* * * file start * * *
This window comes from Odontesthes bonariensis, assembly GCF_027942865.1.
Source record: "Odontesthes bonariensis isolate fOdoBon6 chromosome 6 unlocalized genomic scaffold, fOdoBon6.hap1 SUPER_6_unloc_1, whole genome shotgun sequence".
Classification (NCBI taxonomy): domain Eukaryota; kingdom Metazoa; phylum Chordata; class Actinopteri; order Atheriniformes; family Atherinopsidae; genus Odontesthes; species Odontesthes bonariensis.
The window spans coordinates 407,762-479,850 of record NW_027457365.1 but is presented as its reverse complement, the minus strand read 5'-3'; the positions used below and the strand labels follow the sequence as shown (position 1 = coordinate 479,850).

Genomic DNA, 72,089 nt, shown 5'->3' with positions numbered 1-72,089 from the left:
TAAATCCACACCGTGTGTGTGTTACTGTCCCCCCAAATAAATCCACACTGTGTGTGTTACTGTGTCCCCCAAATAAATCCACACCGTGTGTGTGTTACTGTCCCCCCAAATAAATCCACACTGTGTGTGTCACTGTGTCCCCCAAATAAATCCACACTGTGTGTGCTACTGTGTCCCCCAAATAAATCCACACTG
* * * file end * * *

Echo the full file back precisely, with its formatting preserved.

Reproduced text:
This window comes from Odontesthes bonariensis, assembly GCF_027942865.1.
Source record: "Odontesthes bonariensis isolate fOdoBon6 chromosome 6 unlocalized genomic scaffold, fOdoBon6.hap1 SUPER_6_unloc_1, whole genome shotgun sequence".
Classification (NCBI taxonomy): domain Eukaryota; kingdom Metazoa; phylum Chordata; class Actinopteri; order Atheriniformes; family Atherinopsidae; genus Odontesthes; species Odontesthes bonariensis.
The window spans coordinates 407,762-479,850 of record NW_027457365.1 but is presented as its reverse complement, the minus strand read 5'-3'; the positions used below and the strand labels follow the sequence as shown (position 1 = coordinate 479,850).

Genomic DNA, 72,089 nt, shown 5'->3' with positions numbered 1-72,089 from the left:
TAAATCCACACCGTGTGTGTGTTACTGTCCCCCCAAATAAATCCACACTGTGTGTGTTACTGTGTCCCCCAAATAAATCCACACCGTGTGTGTGTTACTGTCCCCCCAAATAAATCCACACTGTGTGTGTCACTGTGTCCCCCAAATAAATCCACACTGTGTGTGCTACTGTGTCCCCCAAATAAATCCACACTG